Weird Wool Wednesday: evil stroopwafels

Stroopwafels (Dutch sirupwaffles) are the official doping of the SockMadness.

Today I learned that the small ones are more evil than the regular ones:

When I started to take this photo there were enough mini stroopwaffles to cover every part of both socks.

But you know…. it took some time and some sugared fuel to come up with this idea. And then I had to stop before I ran out of waffles.

How sock knitters party.

The knitters’ party last Saturday was a blast!
Sorry to say that I only took these three pictures:

More people love the bird house bags from FiberRachel!

A lot of us were knitting on the Sockmadness qualification sock: Twisted Madness by Gina Meyer.

It’s a pattern with a specific stitch, a 1×1 cable Ktbl that makes for a twisting fabric:

It’s a slow stitch. I will definitely need the full two weeks that are given for this sock. One row takes me about three and half minutes and that’s fast compared to a lot of other knitters. Lots of people get aching fingers, hands, elbows and shoulders and a few people have quit. I too can feel it and must take breaks and knit on other things.

But it’s still Sockmadness. Stroopwafels are involved!
lillepoes
Stroopwafels (sirup-waffles) are the secret doping of Dutch knitters. Well, not so secret anymore since everybody in the Sock Madness Group seems to know about them now.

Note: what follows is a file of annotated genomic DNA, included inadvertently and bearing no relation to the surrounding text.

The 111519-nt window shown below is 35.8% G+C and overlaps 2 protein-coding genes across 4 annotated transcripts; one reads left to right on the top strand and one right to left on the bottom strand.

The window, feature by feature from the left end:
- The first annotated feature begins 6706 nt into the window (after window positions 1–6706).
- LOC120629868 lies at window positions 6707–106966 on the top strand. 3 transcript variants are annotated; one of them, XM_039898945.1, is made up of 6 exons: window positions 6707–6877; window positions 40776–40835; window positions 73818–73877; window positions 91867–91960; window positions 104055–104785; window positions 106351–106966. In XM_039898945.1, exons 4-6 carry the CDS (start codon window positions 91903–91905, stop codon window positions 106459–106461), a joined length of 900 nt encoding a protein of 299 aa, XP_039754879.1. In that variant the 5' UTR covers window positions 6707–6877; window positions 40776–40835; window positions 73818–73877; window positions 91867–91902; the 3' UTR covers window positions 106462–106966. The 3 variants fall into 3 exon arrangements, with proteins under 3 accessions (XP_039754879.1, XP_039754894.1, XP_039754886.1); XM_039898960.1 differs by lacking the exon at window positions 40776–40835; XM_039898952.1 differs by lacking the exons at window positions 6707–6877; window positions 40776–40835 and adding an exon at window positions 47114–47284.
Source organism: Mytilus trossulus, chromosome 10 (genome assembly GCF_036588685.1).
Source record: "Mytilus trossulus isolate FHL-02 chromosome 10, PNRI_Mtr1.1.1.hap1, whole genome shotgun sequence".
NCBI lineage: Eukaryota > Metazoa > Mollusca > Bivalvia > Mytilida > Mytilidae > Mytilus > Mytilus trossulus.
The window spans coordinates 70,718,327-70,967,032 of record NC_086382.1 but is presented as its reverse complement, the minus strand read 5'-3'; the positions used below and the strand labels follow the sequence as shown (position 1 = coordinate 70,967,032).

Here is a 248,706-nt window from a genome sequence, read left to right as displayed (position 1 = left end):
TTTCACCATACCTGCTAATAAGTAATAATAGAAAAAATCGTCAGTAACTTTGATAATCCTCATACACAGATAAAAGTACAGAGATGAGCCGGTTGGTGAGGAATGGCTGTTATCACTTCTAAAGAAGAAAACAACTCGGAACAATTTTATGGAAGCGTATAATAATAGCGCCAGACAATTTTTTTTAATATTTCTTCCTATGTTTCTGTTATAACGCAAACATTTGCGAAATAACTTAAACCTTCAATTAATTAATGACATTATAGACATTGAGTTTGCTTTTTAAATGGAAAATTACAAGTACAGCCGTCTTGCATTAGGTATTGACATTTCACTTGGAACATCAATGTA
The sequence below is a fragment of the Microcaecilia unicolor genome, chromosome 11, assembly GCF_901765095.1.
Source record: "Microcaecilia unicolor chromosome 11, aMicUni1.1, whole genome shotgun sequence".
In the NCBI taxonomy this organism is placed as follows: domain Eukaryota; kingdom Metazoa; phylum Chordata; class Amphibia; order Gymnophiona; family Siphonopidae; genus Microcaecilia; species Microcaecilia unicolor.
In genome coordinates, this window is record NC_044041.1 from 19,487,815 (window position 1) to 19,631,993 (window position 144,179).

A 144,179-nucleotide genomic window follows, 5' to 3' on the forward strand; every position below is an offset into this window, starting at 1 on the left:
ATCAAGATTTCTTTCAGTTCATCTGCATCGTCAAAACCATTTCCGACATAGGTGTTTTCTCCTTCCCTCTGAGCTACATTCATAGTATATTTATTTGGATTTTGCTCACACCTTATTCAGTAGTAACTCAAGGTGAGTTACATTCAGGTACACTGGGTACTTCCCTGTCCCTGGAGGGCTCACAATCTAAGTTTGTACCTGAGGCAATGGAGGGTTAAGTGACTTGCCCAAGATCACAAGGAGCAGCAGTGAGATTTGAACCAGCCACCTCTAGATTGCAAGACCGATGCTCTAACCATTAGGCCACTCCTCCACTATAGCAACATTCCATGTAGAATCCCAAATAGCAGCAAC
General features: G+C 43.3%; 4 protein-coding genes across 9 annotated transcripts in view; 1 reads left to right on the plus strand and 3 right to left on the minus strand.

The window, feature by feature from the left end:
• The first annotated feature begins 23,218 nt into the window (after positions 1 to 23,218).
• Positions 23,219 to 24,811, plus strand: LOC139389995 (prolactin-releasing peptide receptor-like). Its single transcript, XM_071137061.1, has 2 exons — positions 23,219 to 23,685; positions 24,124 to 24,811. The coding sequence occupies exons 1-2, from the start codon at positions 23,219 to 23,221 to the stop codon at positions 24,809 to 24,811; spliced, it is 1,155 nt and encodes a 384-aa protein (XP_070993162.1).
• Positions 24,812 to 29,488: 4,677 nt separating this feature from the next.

On the morning of the party I cast on for the Twisted Madness socks, while watching a special video with Lillepoes:

We are watching a sock knitter! This is Plien. (pronounced “Pleen” and may be short for Pauline).

Plien is famous in the Dutch Karma Swap Group and has brought about a new word to the knitting vocabulary: Plienspinning or Plienknitting. It’s when you craft solely for pleasure and refuse to be bothered by deadlines or the nagging of should-have-demons.

Plien has recently started living on an antique Dutch ship, with husband and cats. Here she’s being interviewed by the local TV and talks about knitting, in the local dialect: West-Fries.

Did you know Frisian is the second official language of the Netherlands, besides Dutch? It’s akin to Old English and the Scandinavian languages. West-Fries is different from Frisian but not very much.

It’s a delight to watch. The man wears wooden clogs. The cat is moping because the door doesn’t open and/or nobody feeds it. And there’s knitting!
Plien talks about the Sock Madness and the man just can’t believe it, so many people all over the globe going nuts for socks. Plien has some examples and kindly shows that it’s not “just socks”, it’s higher level socks.

Stroopwafels and SlipStripeSpiralSocks

On March the 1st I started the pattern. It started with a starshaped toe, using the two balls I used for binoculars.